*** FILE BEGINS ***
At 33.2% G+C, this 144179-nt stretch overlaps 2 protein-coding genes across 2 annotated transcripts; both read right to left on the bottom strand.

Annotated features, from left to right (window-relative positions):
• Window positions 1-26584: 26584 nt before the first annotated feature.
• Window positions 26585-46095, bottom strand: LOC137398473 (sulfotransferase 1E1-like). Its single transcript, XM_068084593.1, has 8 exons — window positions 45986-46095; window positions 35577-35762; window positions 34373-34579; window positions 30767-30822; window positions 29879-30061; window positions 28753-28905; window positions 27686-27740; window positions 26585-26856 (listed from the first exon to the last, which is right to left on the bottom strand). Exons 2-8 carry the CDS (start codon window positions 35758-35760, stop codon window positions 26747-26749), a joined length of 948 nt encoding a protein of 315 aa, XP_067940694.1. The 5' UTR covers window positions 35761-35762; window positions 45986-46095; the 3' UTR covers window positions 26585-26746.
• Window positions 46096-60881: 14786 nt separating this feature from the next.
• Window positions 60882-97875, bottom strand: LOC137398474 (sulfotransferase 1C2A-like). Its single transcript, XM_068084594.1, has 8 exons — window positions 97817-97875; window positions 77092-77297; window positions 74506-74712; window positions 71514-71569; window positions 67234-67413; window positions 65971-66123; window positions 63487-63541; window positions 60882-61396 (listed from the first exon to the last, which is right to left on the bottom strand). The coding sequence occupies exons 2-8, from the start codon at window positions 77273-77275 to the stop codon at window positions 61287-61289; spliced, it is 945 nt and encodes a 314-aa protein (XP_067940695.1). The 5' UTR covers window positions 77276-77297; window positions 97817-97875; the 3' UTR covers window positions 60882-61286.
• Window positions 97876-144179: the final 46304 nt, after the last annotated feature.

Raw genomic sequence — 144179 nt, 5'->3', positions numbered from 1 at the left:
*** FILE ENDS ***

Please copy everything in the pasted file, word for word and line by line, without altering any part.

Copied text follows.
At 33.2% G+C, this 144179-nt stretch overlaps 2 protein-coding genes across 2 annotated transcripts; both read right to left on the bottom strand.

Annotated features, from left to right (window-relative positions):
• Window positions 1-26584: 26584 nt before the first annotated feature.
• Window positions 26585-46095, bottom strand: LOC137398473 (sulfotransferase 1E1-like). Its single transcript, XM_068084593.1, has 8 exons — window positions 45986-46095; window positions 35577-35762; window positions 34373-34579; window positions 30767-30822; window positions 29879-30061; window positions 28753-28905; window positions 27686-27740; window positions 26585-26856 (listed from the first exon to the last, which is right to left on the bottom strand). Exons 2-8 carry the CDS (start codon window positions 35758-35760, stop codon window positions 26747-26749), a joined length of 948 nt encoding a protein of 315 aa, XP_067940694.1. The 5' UTR covers window positions 35761-35762; window positions 45986-46095; the 3' UTR covers window positions 26585-26746.
• Window positions 46096-60881: 14786 nt separating this feature from the next.
• Window positions 60882-97875, bottom strand: LOC137398474 (sulfotransferase 1C2A-like). Its single transcript, XM_068084594.1, has 8 exons — window positions 97817-97875; window positions 77092-77297; window positions 74506-74712; window positions 71514-71569; window positions 67234-67413; window positions 65971-66123; window positions 63487-63541; window positions 60882-61396 (listed from the first exon to the last, which is right to left on the bottom strand). The coding sequence occupies exons 2-8, from the start codon at window positions 77273-77275 to the stop codon at window positions 61287-61289; spliced, it is 945 nt and encodes a 314-aa protein (XP_067940695.1). The 5' UTR covers window positions 77276-77297; window positions 97817-97875; the 3' UTR covers window positions 60882-61286.
• Window positions 97876-144179: the final 46304 nt, after the last annotated feature.

Raw genomic sequence — 144179 nt, 5'->3', positions numbered from 1 at the left: